I love to watch them wake them up in the morning, I love to watch them as they go about their days, and I love to watch them rest in the evening.
Rivers and waterfronts are keys to the greatest parts about cties.
There is friction and tension between natural and manmade sources
Changing transportation systems all try to prevent us from getting to the river.
I’ve been accused by my colleagues of ignoring the Columbia river.
But the Willamette and the Columbia are two completely different entities.
Compared to the Willamette, the Columbia is practically a stream.
It is sometimes a mile across in places.
“Raise your hand if you actually saw the river today”, McCulloch said.
The audience shifted in their seats, and about 75% of hands went up in the air.
“Now,” he said, “Raise your hand if you actually touched the Willamette River today”.
Not a hand was raised.
“The Willamette is the largest public space we have in the city, and as we begin to plan the city, we have to plan the role of the river and its engagement with the city.”
“I think it’s better for us in the long run if we confront our anxieties and begin to question what it is like to build next to the river, because the manmade can coexist with nature in places”.
“In urban design terms, Ross Island is a microcosm of the terms and conditions of what we’re going to have to confront in the future of the city’s intersection between the natural and the manmade world. We’re going to need a series of complex strategies to be able to deal with it”.
:THIRD SPEAKER | Mike McCulloch:
I wanted to talk about three things that happened to me that galvanized my participation with this.
What designers look for is a lot of things had stimulate their creativity, and then run some electric current through it and see what happens.
Jaime Lerner of Brazil had the idea that Portland could be as great a city as Curitba, Brazil if only it was courageous enough.
I was very lucky to be able to visit an architecture exhibit in Venice recently, and it was there that I realized that virtually every major city on the face of the earth is rethinking its structure, presence, and identity.
I spent 10 years one the design commission for the city, trying to help get the best projects into the city.
To me, it’s time to design something. It is time to take some dramatic steps to create what the city could be.
First of all, you have to understand how your city has been designed at the very smallest level.
I’ve tried, in my diagrams, to explain things in a way create a new of large concepts, sort of like a constellation map to understand the stars.
Because unless you understand it you can’t protect it.
Make sure you design. Make some mistakes, but make a human intervention to create things so that people understand them.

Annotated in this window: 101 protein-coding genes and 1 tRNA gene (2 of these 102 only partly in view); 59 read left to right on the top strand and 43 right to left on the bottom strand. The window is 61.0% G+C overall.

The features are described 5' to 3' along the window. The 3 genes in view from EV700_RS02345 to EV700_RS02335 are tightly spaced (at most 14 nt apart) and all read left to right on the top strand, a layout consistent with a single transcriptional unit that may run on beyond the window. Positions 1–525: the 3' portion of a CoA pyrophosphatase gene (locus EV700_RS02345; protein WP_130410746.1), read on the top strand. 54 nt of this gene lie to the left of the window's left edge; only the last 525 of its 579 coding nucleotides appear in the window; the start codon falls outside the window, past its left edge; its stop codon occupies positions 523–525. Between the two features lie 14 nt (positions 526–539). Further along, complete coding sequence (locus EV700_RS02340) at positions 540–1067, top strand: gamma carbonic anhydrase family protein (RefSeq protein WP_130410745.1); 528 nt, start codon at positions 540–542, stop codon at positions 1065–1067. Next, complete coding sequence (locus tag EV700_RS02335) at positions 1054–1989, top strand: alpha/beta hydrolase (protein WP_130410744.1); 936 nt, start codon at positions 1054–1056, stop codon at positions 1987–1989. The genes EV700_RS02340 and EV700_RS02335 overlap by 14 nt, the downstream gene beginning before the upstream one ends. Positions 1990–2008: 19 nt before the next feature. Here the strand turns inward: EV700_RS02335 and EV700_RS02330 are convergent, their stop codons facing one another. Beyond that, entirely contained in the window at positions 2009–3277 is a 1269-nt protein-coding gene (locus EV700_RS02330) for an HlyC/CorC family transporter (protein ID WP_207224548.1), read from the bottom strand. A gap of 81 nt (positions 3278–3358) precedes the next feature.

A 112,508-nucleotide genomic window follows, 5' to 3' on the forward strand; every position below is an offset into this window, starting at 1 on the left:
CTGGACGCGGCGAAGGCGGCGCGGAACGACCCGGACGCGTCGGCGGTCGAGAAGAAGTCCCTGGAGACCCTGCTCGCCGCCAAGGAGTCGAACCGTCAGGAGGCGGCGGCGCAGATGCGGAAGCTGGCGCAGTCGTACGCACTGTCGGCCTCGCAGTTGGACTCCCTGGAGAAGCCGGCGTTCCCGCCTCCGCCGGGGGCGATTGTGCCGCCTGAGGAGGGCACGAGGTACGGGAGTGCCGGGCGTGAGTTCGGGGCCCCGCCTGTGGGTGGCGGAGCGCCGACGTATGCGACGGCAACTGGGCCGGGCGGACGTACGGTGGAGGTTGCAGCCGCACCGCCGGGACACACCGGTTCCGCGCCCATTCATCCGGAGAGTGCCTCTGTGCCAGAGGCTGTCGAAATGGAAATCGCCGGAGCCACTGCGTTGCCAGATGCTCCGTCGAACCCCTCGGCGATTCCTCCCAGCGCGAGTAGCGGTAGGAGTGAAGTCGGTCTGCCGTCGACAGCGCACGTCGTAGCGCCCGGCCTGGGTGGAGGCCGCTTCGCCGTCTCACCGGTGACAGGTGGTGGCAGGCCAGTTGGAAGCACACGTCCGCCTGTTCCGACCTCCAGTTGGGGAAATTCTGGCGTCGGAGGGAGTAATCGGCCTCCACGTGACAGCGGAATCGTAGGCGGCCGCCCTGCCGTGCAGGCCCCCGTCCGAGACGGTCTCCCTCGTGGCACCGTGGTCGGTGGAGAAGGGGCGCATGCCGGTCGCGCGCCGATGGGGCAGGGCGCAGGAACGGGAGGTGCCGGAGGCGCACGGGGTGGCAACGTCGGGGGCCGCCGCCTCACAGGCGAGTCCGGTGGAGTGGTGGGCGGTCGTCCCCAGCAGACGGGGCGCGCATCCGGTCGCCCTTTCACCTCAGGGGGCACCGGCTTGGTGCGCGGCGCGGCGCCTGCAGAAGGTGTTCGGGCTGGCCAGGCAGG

We need to list out three major areas:
1. First, our cultural DNA. Why are we here? What attracted us? How are we different from other cities? What’s the program? Who are we designing for?
2. Second is the river and the ravines that the rivers have carved (we live in these ravines next to the river).
3. Third is the urban growth boundary.
And then there’s number four; the room that’s created all of this.
To establish this diagram in the mind of a 4th grader, for them to carry on into the next generation.
I think of the city as a collage — you add to what’s already there.
In the 50’s we made the mistake of bulldozing everything, and then rebuilding. We can’t do that again.
We need to very carefully insert new buildings and new infrastructure into what’s already there.
If you’re thinking of moving to Montana because you think a million people are going to move here in the next few years, don’t. Instead, stay here, and design the city, so that you can keep it the way you want.
Because it’s possible to design the city to be the way we want it.
If planned correctly, the Central East Side could have the density that the West side has.
:FOURTH SPEAKER | William Tripp:
Portland is at a kind of turning point, and that turning point is a kind of issue of density.
There’s another kind of turning pint that Portland’s going to be living through — and that’s a city at the point of commerce that people come to, do their business, and then leave.
On of the challenges then, in making that shift, is to understand what makes a great city as a meaningful place to live.
It’s different to say that your home is your house, than to say that your city is your neighborhood.
Great cities are not defined by a collection of great buildings,
Great cities are communities of great people.
And what do people need to build and sustain communities?
They need a shared public space, the outdoor living rooms of the community.
Portland has a shortage of that kind of space.
It is not that we just need more public outdoor rooms, but that they need to be arranged in a meaningful way.
This brings us to the concept of “ritual space”. A wedding or a funeral takes place in a special type of space.